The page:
The first step, like in the previous example, is to pin the flat piece in place on top of the closed piece! This is always a vital step because it helps you visualize what the final product will look like, and help you keep everything steady as you begin sewing.

2. Insert the needle through the first stitch of the flat piece, from the top

Thread a tapestry needle (I prefer bent tip needles for sewing, which you can read about here), and insert the needle through the next available stitch on the flat piece, coming down from the top. See photo 2 and 3 for reference. Pull the needle through.

3. Thread the needle under a stitch on the closed piece

Take a look at the closed piece under the stitch you just threaded your needle through. Find the stitch on the closed piece that is closest to your needle, and thread the needle under it (see photo 4 for reference). Pull the needle through.

4. Thread the needle upwards on the flat piece

Finally, thread the needle bottom up into the next stitch on the flat piece. “Bottom up” means that the needle should go from under the flat piece to over the flat piece (see photo 5 for reference).

5. Bury the tail

To bury the tail, thread the needle through the next stitch, and then push it out anywhere else on the closed piece. Pull on the needle to make sure that the flat piece is secure, and then cut the yarn flush with the surface of the closed piece. If you can still see the yarn poking out, stuff it back into the closed piece with the back of the needle. See photo 6 for reference.

And now you just have to repeat those steps all around until it’s secure! You don’t need to go through every single stitch (and indeed that might be overkill), but make sure that if you tug on the open piece lightly that it feel snug and that it won’t fall off. Sometimes I’ll go around twice, just to make extra sure.

As you can see, the steps are very similar for sewing a flat piece onto a closed piece as an open piece. That’s because the basic concept is the same, except that in an open piece there’s an “inside” and “outside,” whereas for a flat piece there’s just a top and bottom.

Lastly, I’ll go over how to sew a (flat) appliqué on top of a closed piece. It’s a very similar process, but I just wanted to show a quick photo tutorial for it for those who would like the guidance.

Related blog posts:

How to sew a crochet appliqué to a closed piece

Sewing a crochet appliqué (or any flat object) to the surface of a closed piece is very similar to sewing a flat piece — it’s just that you have to repeat the steps all around the border of the appliqué.

1. Pin the appliqué in place

The first step, like in the previous example, is to pin the appliqué in place on top of the closed piece! This is always a vital step because it helps you visualize what the final product will look like, and help you keep everything steady as you begin sewing. See photo 1 for reference.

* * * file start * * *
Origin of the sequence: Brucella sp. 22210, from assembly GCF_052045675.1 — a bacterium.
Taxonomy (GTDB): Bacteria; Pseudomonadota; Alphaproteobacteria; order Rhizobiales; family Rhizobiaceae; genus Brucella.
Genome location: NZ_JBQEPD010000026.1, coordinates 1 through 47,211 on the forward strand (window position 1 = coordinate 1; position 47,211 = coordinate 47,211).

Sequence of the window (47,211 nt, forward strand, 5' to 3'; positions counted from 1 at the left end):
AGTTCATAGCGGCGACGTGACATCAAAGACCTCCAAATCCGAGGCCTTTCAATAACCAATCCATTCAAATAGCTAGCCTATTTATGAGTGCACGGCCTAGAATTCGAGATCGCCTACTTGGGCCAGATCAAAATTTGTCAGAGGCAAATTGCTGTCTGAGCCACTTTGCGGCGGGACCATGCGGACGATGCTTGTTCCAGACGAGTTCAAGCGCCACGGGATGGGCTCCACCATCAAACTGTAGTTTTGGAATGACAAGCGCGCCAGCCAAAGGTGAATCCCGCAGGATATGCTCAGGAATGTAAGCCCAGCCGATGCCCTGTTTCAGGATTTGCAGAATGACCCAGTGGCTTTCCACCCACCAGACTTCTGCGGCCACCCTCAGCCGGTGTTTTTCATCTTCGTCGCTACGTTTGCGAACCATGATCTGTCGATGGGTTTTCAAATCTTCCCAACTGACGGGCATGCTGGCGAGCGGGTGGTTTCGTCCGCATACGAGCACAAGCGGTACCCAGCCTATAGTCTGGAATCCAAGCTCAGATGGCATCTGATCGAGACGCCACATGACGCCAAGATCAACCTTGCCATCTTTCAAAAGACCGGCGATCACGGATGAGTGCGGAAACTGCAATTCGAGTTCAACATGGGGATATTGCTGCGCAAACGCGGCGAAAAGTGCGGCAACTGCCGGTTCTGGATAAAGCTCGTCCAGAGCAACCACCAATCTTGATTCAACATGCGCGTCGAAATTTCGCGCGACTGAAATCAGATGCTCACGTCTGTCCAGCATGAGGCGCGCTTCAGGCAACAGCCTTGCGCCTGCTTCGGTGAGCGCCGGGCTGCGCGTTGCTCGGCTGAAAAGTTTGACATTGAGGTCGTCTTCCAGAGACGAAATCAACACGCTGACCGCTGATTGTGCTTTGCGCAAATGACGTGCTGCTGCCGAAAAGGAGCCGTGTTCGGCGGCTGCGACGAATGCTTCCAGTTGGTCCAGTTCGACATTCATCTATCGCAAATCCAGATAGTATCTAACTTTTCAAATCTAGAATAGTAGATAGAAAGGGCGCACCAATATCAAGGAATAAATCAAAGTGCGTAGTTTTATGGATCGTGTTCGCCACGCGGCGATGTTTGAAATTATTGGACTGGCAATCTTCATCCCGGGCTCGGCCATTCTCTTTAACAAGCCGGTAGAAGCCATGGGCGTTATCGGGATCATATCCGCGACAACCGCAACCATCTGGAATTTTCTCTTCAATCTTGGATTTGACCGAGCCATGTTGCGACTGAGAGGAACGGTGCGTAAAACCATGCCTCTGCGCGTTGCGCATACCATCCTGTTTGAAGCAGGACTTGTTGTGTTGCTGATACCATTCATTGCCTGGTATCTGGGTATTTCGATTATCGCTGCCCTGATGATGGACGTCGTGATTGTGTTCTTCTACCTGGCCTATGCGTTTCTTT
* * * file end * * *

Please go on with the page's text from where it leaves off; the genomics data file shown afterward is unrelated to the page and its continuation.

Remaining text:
2. Insert the needle through the first stitch of the appliqué, from the top

Thread a tapestry needle (I prefer bent tip needles for sewing, which you can read about here), and insert the needle through the next available stitch on the flat piece, coming down from the top. See photo 2 for reference. Pull the needle through.

3. Thread the needle under a stitch on the closed piece

Take a look at the closed piece under the stitch you just threaded your needle through. Find the stitch on the closed piece that is closest to your needle, and thread the needle under it (see photo 3 for reference). Pull the needle through.

4. Thread the needle upwards on the appliqué

Finally, thread the needle bottom up into the next stitch on the flat piece. “Bottom up” means that the needle should go from under the appliqué to over the appliqué (see photo 4 for reference).

5. Bury the tail

To bury the tail, thread the needle through the next stitch, and then push it out anywhere else on the closed piece. Pull on the needle to make sure that the appliqué is secure, and then cut the yarn flush with the surface of the closed piece. If you can still see the yarn poking out, stuff it back into the closed piece with the back of the needle. See photo 6 for reference.

And now you just have to repeat those steps all around until it’s secure! You don’t need to go through every single stitch (and indeed that might be overkill), but make sure that if you tug on the open piece lightly that it feel snug and that it won’t fall off. Sometimes I’ll go around twice, just to make extra sure.

Hopefully this tutorial gives you the confidence to tackle sewing your next amigurumi project! Don’t forget, if the photo tutorial gives you any trouble, check out the video tutorial here!

Other amigurumi beginner tutorials: